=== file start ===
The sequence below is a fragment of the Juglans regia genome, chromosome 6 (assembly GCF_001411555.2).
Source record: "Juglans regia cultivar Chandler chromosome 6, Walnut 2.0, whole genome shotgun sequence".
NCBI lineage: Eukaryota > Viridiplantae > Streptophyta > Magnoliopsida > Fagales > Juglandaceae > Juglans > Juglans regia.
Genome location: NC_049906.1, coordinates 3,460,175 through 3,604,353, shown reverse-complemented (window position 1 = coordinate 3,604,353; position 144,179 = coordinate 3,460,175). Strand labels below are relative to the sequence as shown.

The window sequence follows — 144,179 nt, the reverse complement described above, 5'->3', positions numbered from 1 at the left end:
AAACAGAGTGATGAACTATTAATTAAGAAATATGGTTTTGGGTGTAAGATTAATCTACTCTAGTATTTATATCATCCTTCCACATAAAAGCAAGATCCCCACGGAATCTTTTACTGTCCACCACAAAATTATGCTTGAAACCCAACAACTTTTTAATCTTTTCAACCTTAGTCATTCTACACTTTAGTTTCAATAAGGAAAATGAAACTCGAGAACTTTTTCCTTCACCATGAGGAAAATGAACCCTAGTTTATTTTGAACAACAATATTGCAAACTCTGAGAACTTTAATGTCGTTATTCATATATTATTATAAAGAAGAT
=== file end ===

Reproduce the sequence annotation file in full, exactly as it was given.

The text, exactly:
The sequence below is a fragment of the Juglans regia genome, chromosome 6 (assembly GCF_001411555.2).
Source record: "Juglans regia cultivar Chandler chromosome 6, Walnut 2.0, whole genome shotgun sequence".
NCBI lineage: Eukaryota > Viridiplantae > Streptophyta > Magnoliopsida > Fagales > Juglandaceae > Juglans > Juglans regia.
Genome location: NC_049906.1, coordinates 3,460,175 through 3,604,353, shown reverse-complemented (window position 1 = coordinate 3,604,353; position 144,179 = coordinate 3,460,175). Strand labels below are relative to the sequence as shown.

The window sequence follows — 144,179 nt, the reverse complement described above, 5'->3', positions numbered from 1 at the left end:
AAACAGAGTGATGAACTATTAATTAAGAAATATGGTTTTGGGTGTAAGATTAATCTACTCTAGTATTTATATCATCCTTCCACATAAAAGCAAGATCCCCACGGAATCTTTTACTGTCCACCACAAAATTATGCTTGAAACCCAACAACTTTTTAATCTTTTCAACCTTAGTCATTCTACACTTTAGTTTCAATAAGGAAAATGAAACTCGAGAACTTTTTCCTTCACCATGAGGAAAATGAACCCTAGTTTATTTTGAACAACAATATTGCAAACTCTGAGAACTTTAATGTCGTTATTCATATATTATTATAAAGAAGAT